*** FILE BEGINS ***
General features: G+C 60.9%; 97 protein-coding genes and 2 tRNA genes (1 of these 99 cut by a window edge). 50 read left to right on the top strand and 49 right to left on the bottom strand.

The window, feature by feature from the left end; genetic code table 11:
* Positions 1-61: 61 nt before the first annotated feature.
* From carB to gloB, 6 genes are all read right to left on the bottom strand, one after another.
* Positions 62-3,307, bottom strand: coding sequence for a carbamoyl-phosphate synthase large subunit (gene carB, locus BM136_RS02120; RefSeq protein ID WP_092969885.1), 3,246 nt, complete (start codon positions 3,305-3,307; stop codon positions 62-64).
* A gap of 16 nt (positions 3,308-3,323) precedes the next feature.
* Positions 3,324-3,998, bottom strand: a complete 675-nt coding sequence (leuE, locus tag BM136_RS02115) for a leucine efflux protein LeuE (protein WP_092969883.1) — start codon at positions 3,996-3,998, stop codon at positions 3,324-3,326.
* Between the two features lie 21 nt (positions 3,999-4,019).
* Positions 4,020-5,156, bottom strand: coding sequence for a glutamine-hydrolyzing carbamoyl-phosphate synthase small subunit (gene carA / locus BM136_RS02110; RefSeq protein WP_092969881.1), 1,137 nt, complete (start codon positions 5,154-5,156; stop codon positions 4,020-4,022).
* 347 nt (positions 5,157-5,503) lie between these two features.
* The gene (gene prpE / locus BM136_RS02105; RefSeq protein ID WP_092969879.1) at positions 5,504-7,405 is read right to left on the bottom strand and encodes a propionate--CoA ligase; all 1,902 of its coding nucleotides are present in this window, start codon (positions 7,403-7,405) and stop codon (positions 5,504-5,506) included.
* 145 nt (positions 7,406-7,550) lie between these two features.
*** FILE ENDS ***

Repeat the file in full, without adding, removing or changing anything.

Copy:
General features: G+C 60.9%; 97 protein-coding genes and 2 tRNA genes (1 of these 99 cut by a window edge). 50 read left to right on the top strand and 49 right to left on the bottom strand.

The window, feature by feature from the left end; genetic code table 11:
* Positions 1-61: 61 nt before the first annotated feature.
* From carB to gloB, 6 genes are all read right to left on the bottom strand, one after another.
* Positions 62-3,307, bottom strand: coding sequence for a carbamoyl-phosphate synthase large subunit (gene carB, locus BM136_RS02120; RefSeq protein ID WP_092969885.1), 3,246 nt, complete (start codon positions 3,305-3,307; stop codon positions 62-64).
* A gap of 16 nt (positions 3,308-3,323) precedes the next feature.
* Positions 3,324-3,998, bottom strand: a complete 675-nt coding sequence (leuE, locus tag BM136_RS02115) for a leucine efflux protein LeuE (protein WP_092969883.1) — start codon at positions 3,996-3,998, stop codon at positions 3,324-3,326.
* Between the two features lie 21 nt (positions 3,999-4,019).
* Positions 4,020-5,156, bottom strand: coding sequence for a glutamine-hydrolyzing carbamoyl-phosphate synthase small subunit (gene carA / locus BM136_RS02110; RefSeq protein WP_092969881.1), 1,137 nt, complete (start codon positions 5,154-5,156; stop codon positions 4,020-4,022).
* 347 nt (positions 5,157-5,503) lie between these two features.
* The gene (gene prpE / locus BM136_RS02105; RefSeq protein ID WP_092969879.1) at positions 5,504-7,405 is read right to left on the bottom strand and encodes a propionate--CoA ligase; all 1,902 of its coding nucleotides are present in this window, start codon (positions 7,403-7,405) and stop codon (positions 5,504-5,506) included.
* 145 nt (positions 7,406-7,550) lie between these two features.